SPONSORED:

Trade vote stirs angst on the right

Trade vote stirs angst on the right

Trade legislation is sowing discord among Senate Republicans that could make it tougher than expected to pass fast-track trade authority and the Trans-Pacific Partnership (TPP).

While much of the attention in the trade fight has focused on the divide between President Obama and liberal Democrats, Republican leaders are facing dissent within their own caucus because of currency manipulation and immigration concerns.

“The polling is bad, and some people are getting nervous,” said a GOP senator who requested anonymity to talk about his conversations with colleagues.

ADVERTISEMENT

Senate Republicans are looking for political cover to vote for trade promotion authority (TPA) legislation, which would empower Obama to negotiate the TPP — a trade pact with 11 nations — that could not be amended or filibustered in Congress.

Potential Republican “no” votes on the bill include Sens. Jeff SessionsJefferson (Jeff) Beauregard SessionsGarland rescinds Trump-era memo curtailing consent decrees Biden picks vocal Trump critics to lead immigration agencies The Hill's Morning Report - Biden assails 'epidemic' of gun violence amid SC, Texas shootings MORE (Ala.), Lindsey GrahamLindsey Olin GrahamWall Street spent .9B on campaigns, lobbying in 2020 election: study Biden aide: Ability to collect daily intel in Afghanistan 'will diminish' Leaving Afghanistan: Is it victory or defeat? MORE (S.C.), Richard BurrRichard Mauze BurrA proposal to tackle congressional inside trading: Invest in the US Former Gov. Pat McCrory enters GOP Senate race in North Carolina Lara Trump leads GOP field in North Carolina Senate race, poll shows MORE (N.C.) and Shelley Moore CapitoShelley Wellons Moore CapitoOn The Money: Moderates' 0B infrastructure bill is a tough sell with Democrats | Justice Dept. sues Trump ally Roger Stone for unpaid taxes OVERNIGHT ENERGY: Trump official delayed releasing information on cancer-linked chemical in Illinois: watchdog | Advocacy groups say tech giants need to 'step it up' on sustainability |  GOP senator: Raising corporate taxes is a 'non-starter' Moderates' 0B infrastructure bill is a tough sell with Democrats MORE (W.Va.).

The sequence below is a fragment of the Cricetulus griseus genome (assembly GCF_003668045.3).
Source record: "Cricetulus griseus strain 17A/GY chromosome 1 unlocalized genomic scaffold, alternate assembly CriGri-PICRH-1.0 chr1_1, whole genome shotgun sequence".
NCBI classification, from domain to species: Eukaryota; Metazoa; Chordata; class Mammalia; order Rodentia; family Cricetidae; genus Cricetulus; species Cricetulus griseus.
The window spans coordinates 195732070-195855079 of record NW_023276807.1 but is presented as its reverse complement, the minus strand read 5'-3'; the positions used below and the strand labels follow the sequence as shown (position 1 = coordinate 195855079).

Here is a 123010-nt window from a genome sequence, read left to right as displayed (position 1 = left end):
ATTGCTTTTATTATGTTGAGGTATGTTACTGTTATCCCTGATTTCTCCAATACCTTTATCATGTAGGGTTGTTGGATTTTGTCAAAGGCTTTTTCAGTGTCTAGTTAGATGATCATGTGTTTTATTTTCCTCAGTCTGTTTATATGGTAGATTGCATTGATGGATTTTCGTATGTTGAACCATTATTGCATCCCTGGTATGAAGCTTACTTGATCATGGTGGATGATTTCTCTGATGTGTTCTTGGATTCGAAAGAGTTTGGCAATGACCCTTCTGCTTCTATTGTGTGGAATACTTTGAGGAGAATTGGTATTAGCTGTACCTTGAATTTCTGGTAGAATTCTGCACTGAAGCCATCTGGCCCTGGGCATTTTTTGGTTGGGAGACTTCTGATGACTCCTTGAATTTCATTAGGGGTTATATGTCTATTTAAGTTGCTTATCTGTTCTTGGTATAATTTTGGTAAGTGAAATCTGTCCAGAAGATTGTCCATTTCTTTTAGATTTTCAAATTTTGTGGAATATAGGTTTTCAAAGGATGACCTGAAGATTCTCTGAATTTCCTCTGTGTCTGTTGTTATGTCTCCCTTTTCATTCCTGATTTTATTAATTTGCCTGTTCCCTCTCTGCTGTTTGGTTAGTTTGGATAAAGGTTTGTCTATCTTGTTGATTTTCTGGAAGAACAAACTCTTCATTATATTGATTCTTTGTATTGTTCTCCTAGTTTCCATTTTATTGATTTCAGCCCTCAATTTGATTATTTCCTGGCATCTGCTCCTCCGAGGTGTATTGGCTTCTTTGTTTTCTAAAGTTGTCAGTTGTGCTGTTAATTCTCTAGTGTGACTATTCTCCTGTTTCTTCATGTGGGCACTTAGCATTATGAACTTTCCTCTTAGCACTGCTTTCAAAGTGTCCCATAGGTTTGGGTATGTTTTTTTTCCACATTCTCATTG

Ten to 15 Senate Democrats are expected to vote for the fast-track bill, which means Republican leaders can only afford to lose fewer than 10 caucus members.

“I think it’s going to be tight,” said Sen. John BoozmanJohn Nichols BoozmanSenate GOP opens door to earmarks Arkansas governor quietly bucking GOP's dive into culture wars Trump allies line up ahead of potentially bruising primaries MORE (R-Ark.), who is leaning in favor of voting yes because the farm community supports the legislation.

 Republican senators say Senate Majority Leader Mitch McConnellAddison (Mitch) Mitchell McConnellPew poll: 50 percent approve of Democrats in Congress Pelosi on power in DC: 'You have to seize it' Progressives put Democrats on defense MORE (R-Ky.) and his leadership team have begun to count votes, a sign that they’re not taking passage of the measures for granted.